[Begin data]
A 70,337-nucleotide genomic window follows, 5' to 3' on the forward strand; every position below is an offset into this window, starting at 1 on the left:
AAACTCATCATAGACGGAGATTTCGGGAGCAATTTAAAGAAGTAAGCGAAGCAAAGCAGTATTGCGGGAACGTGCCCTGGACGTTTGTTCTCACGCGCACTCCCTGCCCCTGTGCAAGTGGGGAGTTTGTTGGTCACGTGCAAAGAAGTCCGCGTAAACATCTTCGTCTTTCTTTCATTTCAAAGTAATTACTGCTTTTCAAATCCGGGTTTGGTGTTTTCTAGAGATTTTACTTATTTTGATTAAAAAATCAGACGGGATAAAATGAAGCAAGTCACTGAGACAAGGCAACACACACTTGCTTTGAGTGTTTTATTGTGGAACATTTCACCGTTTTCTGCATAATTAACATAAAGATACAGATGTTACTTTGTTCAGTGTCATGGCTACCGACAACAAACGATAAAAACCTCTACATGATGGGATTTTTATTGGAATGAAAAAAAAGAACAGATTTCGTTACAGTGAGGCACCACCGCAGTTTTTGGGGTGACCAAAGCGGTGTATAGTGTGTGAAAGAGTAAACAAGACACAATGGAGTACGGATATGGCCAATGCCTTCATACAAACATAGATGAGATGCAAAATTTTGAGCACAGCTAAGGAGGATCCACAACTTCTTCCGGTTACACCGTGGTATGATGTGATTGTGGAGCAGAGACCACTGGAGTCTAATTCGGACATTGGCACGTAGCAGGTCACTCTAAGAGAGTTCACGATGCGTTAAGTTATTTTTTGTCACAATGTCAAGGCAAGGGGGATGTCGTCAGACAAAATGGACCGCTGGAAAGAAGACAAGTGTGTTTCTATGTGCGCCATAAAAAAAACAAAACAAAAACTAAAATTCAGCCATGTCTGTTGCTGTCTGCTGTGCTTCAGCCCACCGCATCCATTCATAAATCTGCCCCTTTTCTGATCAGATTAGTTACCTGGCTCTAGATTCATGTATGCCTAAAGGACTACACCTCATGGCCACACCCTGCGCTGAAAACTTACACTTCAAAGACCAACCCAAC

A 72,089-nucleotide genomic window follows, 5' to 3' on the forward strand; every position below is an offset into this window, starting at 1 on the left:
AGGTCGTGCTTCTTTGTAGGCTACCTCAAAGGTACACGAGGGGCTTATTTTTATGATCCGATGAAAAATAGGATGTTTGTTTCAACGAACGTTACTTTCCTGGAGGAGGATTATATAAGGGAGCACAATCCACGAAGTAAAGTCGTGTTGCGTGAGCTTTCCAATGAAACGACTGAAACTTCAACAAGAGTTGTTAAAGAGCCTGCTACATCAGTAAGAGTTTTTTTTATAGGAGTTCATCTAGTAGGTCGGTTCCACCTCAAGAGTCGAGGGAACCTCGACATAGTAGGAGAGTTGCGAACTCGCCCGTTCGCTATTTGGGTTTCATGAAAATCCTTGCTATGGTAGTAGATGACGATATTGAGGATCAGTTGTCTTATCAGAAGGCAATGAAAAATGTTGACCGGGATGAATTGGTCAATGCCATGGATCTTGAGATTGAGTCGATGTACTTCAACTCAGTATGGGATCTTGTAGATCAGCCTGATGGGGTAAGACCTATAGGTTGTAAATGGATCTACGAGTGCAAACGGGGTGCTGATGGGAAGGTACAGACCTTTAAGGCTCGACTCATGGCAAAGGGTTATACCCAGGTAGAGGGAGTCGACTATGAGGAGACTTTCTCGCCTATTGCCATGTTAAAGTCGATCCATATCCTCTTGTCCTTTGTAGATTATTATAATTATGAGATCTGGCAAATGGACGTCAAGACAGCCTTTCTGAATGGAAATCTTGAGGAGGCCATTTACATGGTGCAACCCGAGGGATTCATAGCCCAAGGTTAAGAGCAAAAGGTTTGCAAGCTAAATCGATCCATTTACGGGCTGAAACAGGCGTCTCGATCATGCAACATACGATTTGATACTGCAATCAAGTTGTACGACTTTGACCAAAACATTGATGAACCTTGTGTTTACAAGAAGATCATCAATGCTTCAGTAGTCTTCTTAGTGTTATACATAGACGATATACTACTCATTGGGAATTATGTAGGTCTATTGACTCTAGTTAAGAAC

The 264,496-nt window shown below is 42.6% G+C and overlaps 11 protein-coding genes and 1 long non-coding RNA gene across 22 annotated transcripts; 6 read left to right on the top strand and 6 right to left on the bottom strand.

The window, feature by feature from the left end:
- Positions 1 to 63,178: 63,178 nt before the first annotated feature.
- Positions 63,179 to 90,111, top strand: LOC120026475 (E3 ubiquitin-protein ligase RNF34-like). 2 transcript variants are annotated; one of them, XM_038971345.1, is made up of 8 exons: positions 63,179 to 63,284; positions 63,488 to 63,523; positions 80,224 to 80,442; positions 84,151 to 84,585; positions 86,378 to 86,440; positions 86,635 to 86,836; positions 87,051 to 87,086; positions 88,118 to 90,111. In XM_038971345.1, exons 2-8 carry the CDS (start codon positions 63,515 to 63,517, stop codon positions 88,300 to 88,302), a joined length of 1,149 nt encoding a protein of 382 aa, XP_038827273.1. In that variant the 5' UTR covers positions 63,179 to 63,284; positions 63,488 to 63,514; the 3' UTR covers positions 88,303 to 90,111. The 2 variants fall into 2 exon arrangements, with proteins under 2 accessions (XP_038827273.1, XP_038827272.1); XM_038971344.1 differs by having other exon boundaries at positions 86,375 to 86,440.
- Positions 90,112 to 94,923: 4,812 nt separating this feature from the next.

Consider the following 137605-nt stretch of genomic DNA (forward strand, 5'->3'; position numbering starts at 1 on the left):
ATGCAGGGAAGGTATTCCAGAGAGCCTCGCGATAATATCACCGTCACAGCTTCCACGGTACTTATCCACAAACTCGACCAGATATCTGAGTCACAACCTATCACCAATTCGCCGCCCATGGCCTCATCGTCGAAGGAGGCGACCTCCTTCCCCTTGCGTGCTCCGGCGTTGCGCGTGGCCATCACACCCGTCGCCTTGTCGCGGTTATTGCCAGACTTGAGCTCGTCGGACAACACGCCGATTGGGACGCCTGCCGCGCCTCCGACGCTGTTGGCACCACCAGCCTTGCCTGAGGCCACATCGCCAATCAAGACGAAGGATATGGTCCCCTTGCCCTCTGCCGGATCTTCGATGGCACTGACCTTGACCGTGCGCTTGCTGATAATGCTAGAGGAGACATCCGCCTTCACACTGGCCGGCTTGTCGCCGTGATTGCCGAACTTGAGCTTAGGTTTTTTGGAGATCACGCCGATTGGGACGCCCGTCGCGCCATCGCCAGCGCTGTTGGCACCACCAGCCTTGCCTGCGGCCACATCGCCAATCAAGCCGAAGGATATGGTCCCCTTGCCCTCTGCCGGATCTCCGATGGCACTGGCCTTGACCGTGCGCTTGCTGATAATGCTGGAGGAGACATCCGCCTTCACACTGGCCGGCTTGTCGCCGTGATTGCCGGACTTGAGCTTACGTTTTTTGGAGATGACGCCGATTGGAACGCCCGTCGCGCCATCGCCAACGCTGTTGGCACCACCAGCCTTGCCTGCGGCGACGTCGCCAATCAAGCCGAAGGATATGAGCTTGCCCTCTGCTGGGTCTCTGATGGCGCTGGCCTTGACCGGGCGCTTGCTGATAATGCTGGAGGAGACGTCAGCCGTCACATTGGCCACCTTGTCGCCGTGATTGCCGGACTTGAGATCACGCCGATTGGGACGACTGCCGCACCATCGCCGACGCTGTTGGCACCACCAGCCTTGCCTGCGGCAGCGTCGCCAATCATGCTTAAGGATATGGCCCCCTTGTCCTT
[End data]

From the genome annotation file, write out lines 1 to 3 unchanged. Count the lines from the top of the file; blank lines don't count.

A 70,337-nucleotide genomic window follows, 5' to 3' on the forward strand; every position below is an offset into this window, starting at 1 on the left:
AAACTCATCATAGACGGAGATTTCGGGAGCAATTTAAAGAAGTAAGCGAAGCAAAGCAGTATTGCGGGAACGTGCCCTGGACGTTTGTTCTCACGCGCACTCCCTGCCCCTGTGCAAGTGGGGAGTTTGTTGGTCACGTGCAAAGAAGTCCGCGTAAACATCTTCGTCTTTCTTTCATTTCAAAGTAATTACTGCTTTTCAAATCCGGGTTTGGTGTTTTCTAGAGATTTTACTTATTTTGATTAAAAAATCAGACGGGATAAAATGAAGCAAGTCACTGAGACAAGGCAACACACACTTGCTTTGAGTGTTTTATTGTGGAACATTTCACCGTTTTCTGCATAATTAACATAAAGATACAGATGTTACTTTGTTCAGTGTCATGGCTACCGACAACAAACGATAAAAACCTCTACATGATGGGATTTTTATTGGAATGAAAAAAAAGAACAGATTTCGTTACAGTGAGGCACCACCGCAGTTTTTGGGGTGACCAAAGCGGTGTATAGTGTGTGAAAGAGTAAACAAGACACAATGGAGTACGGATATGGCCAATGCCTTCATACAAACATAGATGAGATGCAAAATTTTGAGCACAGCTAAGGAGGATCCACAACTTCTTCCGGTTACACCGTGGTATGATGTGATTGTGGAGCAGAGACCACTGGAGTCTAATTCGGACATTGGCACGTAGCAGGTCACTCTAAGAGAGTTCACGATGCGTTAAGTTATTTTTTGTCACAATGTCAAGGCAAGGGGGATGTCGTCAGACAAAATGGACCGCTGGAAAGAAGACAAGTGTGTTTCTATGTGCGCCATAAAAAAAACAAAACAAAAACTAAAATTCAGCCATGTCTGTTGCTGTCTGCTGTGCTTCAGCCCACCGCATCCATTCATAAATCTGCCCCTTTTCTGATCAGATTAGTTACCTGGCTCTAGATTCATGTATGCCTAAAGGACTACACCTCATGGCCACACCCTGCGCTGAAAACTTACACTTCAAAGACCAACCCAAC

A 72,089-nucleotide genomic window follows, 5' to 3' on the forward strand; every position below is an offset into this window, starting at 1 on the left: